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Building the North
By J. B. MacDougall, B.A. (1919)


THIS volume sets forth the effort to lay the foundation of a vigourous and progressive citizenship in that part of the Province familiarly known as New Ontario. Education has long clung to old standards. It is characterized by a rigid adherence to types of matter and modes of treatment whose chief sanction is that of age and not of intelligence. Tradition is a careful but not always a safe guide, and this learning was taken under observation and ruthlessly exposed by so remote, yet far-seeing, a critic as Dickens, who forever pillories it in his well designated work, “Hard Times.” His Mr. Gradgrind and Mr. M'Choak-Umchild are still too much abroad. Education must take upon it the complexion of the age and of the geographical and industrial conditions that surround it. In this respect it will be found that the forms and machinery of education in this new Northland have shaped themselves to the needs and the environment. New departures in the field were sought out and put to the test and were proven both salutary and practicable, so that in some respects New Ontario has set the pace and, compared with the earlier settled portions of the Province, as in the case of the Consolidated school, can boast a ten-year lead in the race.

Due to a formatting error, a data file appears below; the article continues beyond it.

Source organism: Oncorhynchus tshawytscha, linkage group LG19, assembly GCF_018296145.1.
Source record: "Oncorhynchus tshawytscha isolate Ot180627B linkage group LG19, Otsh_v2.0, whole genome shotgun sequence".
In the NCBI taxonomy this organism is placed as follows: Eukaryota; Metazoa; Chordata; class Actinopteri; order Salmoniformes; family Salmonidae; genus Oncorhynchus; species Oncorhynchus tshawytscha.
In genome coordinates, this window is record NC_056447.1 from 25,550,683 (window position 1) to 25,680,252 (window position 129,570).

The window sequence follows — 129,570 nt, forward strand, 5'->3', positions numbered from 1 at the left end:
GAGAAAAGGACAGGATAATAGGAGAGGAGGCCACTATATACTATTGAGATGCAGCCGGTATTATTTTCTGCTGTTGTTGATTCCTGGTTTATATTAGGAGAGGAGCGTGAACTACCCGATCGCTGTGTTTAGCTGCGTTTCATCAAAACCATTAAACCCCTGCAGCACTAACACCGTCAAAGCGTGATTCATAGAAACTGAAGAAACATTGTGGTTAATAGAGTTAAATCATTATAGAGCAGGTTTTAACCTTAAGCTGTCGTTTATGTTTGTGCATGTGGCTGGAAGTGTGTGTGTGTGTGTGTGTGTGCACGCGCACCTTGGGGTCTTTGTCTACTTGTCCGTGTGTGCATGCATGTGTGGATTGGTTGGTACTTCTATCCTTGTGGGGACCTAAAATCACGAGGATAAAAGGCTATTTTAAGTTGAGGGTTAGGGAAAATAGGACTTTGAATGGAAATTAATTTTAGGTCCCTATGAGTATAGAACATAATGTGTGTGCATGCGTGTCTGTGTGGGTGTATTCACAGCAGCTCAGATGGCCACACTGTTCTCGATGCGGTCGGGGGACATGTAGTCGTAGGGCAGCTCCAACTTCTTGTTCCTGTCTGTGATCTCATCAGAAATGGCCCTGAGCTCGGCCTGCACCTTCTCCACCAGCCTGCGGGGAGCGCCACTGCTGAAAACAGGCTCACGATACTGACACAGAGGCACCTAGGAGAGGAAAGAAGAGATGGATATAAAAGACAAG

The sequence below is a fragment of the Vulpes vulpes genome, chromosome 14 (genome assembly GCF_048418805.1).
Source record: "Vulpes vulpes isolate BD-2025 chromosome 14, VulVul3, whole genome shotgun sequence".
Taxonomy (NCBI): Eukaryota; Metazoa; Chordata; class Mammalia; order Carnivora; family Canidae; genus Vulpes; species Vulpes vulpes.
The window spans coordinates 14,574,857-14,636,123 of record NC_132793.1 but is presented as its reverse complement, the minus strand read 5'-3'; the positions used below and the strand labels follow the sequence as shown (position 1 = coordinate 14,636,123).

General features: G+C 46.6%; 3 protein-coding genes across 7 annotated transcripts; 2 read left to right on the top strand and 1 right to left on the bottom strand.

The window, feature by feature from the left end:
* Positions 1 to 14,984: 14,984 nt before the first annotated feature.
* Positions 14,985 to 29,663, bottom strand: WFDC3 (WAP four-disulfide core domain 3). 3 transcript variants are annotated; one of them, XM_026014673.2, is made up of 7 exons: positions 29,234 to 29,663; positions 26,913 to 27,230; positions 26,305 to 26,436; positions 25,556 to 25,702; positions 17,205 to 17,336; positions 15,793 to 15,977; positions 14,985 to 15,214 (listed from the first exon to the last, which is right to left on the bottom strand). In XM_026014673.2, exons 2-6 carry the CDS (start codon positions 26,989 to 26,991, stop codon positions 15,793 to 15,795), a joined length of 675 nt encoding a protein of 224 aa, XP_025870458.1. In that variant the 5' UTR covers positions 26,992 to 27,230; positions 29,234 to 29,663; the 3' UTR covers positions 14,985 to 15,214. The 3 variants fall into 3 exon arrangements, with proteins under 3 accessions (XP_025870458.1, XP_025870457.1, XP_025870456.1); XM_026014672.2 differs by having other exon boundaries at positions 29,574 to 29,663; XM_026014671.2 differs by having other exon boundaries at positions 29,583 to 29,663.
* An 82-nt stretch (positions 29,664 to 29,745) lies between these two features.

The writer chanced to hold, to him, a not unenviable though strenuous place in Northern history. A large part of his active experience synchronized with the period of the famous “Cobalt-Porcupine” boom, and he moved amid, and, in a measure, directed, the forces that gave the system shape. Consequently the educational drama took the rapid action and stirring character of the scenes in which it was enacted. Much of this is herein incorporated. But, as a somewhat academic study, it declines to lend itself to the kaleidoscopic movements of camp, canoe, and trail, whose elusive spiritual element often refuses to take form in the cold cast of language. This pulsating life is therefore left for freer treatment in a later volume.

But withal, the motive of the strenuous life portrayed or suggested herein has been the author’s devotion to the child, and particularly to the typical child of the North, “on the long, lone trail.” For, often has he met him pursuing his companionless way, a solitary figure in his single-handed battle with adverse circumstance, and has tried to lend him the word of cheer. And ever and anon the picture will float into vision and reassert itself, among the shifting scenes in light and shade, that crowd the background of a cherished memory.

North Bay, Canada, 1918.

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